God in the Dock was one of several books I acquired yesterday. It started out as an innocent Easter Sunday walk, but as I was walking down Queen Street, I passed a used book store. "Closing," the sign said, "everything 50% off." Of course I bought books. Several, in fact; books are a weakness of mine. Besides God in the Dock, I bought Moffat's Introduction to the Literature of the New Testament, two books on Galileo, Toulmin and Goodfield's The Architecture of Matter, a biography of Lavoisier (I've recently been on a philosophy of chemistry kick, for some reason), Frank Herbert's Dune, and Dorothy Sayers's Lord Peter Views the Body.

Sunday, March 27, 2005


Thanks for the comments people have been leaving; I always enjoy them, even when I'm too rushed to say much in response. Just a reminder to everyone (since it has come up several times recently): the comments are Haloscan, so you don't need to be a member. Because it's the free version, it's occasionally flaky, although it usually does quite well. (Also, because it's the free version, the comments will be gone in a few months, so if there are any you think should be permanent, you should make arrangements yourself.)

If you haven't read "The Little Professor's" take-down of a Guardian article on Charlotte Bronte, you should, because it is quite good. It's called Jane Eyre in hot pants and stiletto heels. (I've always had a considerable liking for Jane Eyre. I first read Jane Eyre when fairly young and had something of a character-crush on Diana Rivers.)

The anniversary of Flannery O'Connor's birth was Friday; "wood s lot" has some links. O'Connor is always worth reading, and has a great many bon mots. I've always liked this aphorism attributed to O'Connor: "The novelist with Christian concerns will find in modern life distortions which are repugnant to him, and his problem will be to make these appear as distortions to an audience which is used to seeing them as natural." It forms about the best comment on O'Connor's work I can imagine.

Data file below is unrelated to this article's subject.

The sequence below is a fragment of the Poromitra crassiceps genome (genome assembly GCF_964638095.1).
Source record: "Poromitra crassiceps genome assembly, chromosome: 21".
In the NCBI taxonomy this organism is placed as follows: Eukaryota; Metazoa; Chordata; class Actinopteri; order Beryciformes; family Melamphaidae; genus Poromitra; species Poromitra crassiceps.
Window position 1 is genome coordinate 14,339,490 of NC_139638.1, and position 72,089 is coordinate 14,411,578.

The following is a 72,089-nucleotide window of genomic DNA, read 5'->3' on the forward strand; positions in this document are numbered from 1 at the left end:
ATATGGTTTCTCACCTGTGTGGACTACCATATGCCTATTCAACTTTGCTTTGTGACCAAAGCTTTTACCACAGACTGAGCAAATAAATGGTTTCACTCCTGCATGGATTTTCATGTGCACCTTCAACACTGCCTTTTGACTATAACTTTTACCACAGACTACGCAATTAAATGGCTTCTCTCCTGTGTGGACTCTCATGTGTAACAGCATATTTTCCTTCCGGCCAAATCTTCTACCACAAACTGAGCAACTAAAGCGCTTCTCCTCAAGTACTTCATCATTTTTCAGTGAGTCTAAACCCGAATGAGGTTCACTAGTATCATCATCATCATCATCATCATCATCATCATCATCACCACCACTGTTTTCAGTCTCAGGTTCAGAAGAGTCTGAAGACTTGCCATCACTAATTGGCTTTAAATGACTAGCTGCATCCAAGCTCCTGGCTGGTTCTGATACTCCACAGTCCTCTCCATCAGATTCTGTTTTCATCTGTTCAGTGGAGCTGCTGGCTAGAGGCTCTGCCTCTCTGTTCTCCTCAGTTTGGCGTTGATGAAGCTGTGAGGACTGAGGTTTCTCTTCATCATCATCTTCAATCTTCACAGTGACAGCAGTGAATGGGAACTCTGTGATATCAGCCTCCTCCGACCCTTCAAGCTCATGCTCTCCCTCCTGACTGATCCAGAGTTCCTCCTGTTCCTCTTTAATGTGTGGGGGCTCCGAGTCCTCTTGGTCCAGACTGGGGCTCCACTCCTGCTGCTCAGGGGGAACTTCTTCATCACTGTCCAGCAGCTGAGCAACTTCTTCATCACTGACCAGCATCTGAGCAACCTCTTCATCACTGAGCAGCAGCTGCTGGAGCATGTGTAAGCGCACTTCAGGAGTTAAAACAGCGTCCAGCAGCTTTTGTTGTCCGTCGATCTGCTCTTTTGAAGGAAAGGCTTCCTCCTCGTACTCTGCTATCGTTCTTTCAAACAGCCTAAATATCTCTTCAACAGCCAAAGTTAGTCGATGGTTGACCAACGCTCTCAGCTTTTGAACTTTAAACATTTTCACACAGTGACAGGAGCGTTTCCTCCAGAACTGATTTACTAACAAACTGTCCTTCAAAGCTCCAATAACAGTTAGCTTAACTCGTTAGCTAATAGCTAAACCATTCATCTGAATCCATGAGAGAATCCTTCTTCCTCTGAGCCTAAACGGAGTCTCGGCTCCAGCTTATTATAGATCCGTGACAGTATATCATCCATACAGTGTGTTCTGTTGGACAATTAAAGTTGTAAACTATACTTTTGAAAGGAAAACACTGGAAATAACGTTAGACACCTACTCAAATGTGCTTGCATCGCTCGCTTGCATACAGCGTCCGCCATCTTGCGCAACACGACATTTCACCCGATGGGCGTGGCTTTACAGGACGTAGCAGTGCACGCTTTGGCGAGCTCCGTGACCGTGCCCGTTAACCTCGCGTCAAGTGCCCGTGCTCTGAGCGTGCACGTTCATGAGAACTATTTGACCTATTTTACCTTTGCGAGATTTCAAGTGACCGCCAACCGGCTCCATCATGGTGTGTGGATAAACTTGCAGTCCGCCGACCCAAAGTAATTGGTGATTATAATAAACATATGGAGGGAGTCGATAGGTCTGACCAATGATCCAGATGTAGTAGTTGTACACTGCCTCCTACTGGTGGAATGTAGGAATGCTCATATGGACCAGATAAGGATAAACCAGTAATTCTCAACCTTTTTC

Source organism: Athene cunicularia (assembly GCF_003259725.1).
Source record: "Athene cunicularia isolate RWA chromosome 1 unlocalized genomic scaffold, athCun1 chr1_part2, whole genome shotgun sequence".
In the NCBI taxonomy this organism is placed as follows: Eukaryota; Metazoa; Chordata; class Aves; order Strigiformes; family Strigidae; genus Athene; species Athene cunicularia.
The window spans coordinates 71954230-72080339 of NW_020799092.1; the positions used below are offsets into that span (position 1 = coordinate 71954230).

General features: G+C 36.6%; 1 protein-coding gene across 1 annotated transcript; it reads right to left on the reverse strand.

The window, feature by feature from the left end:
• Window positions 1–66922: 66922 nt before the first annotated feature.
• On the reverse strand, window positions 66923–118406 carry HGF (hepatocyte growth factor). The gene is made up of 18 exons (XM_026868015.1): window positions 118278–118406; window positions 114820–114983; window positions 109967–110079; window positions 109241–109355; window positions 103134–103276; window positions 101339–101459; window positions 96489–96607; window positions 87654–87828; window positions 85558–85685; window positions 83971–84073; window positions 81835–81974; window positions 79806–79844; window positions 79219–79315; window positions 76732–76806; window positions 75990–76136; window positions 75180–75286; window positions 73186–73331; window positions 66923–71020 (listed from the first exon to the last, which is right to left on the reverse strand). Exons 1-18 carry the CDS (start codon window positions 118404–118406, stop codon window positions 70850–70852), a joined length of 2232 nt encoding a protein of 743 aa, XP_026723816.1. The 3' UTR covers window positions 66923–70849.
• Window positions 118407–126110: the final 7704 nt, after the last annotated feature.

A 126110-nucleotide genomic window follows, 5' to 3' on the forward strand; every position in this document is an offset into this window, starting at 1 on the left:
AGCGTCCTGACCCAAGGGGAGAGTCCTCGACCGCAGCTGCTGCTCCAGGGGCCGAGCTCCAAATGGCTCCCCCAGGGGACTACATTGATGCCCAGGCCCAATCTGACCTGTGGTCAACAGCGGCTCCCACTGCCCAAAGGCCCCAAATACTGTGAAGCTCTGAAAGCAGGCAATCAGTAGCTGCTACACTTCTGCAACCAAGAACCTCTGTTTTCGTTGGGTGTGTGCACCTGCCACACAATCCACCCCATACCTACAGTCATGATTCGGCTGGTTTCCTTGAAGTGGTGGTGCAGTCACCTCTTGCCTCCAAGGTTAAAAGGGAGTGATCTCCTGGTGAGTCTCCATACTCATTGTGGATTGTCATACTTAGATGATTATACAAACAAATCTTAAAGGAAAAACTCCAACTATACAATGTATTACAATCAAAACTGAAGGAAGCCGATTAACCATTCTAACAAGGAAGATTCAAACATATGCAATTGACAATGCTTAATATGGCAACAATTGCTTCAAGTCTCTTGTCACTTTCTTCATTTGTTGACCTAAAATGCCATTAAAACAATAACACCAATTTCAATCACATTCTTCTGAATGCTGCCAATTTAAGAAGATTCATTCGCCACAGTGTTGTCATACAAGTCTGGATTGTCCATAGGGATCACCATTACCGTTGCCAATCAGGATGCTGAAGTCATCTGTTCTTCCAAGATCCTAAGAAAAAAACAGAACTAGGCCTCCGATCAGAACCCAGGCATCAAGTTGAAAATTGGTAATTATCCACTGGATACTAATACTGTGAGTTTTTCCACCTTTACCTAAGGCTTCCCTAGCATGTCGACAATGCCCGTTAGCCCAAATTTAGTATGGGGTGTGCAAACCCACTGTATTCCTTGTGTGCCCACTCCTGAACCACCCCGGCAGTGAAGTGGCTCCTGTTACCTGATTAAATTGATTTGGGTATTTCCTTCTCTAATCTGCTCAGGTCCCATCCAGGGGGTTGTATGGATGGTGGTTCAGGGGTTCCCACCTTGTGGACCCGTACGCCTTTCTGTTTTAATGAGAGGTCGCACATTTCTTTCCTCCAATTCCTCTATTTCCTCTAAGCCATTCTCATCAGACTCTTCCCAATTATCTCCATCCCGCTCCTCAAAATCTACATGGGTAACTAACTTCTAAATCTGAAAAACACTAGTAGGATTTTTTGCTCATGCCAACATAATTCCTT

He is Risen!

From the opening of the book of Esther (ESV):

Now in the days of Ahasuerus, the Ahasuerus who reigned from India to Ethiopia over 127 provinces, in those days when King Ahasuerus sat on his royal throne in Susa, the capital, in the third year of his reign he gave a feast for all his officials and servants. The army of Persia and Media and the nobles and governors of the provinces were before him, while he showed the riches of his royal glory and the splendor and pomp of his greatness for many days, 180 days.

Given that Purim was Friday, I thought it fitting to bring up a text related to the Feast of Joy on this most holy of days. I once saw a TV program discussing Purim in which a rabbi made a comment on the above passage that I don't think I'll ever forget: If Ahasuerus, merely to celebrate the pleasures of life, felt he had to rejoice for 180 days, what excuse do those who have been blessed with Torah have if they do not rejoice for the entire year?

And so I say: If Ahasuerus, out of the wealth of his royal glory, can rejoice in the splendor of his own greatness for 180 days, what excuse do we Christians have if we do not, out of the wealth of the glory of Christ's resurrection, rejoice in the infinitely greater splendor of God the entire year?

Best wishes on this Resurrection Sunday, and may you all in the coming year be blessed with the spiritual intoxications of beauty, truth, joy, and peace.

Poem Draft

The Conversion of Ramon Lull

The lights were shining strangely
in the darkness that was fallen
on the mountain on the day
when Raymond saw the wheels,
the wheels within the wheels,
the glory of the signs
in circles ever-turning!

Like darkness nigh the storm
where lightning thunders forth,
where the bolts of God rain down,
was the conversion of the wheels,
the wheels within the wheels,
the Principles of All
in orbits never-ceasing!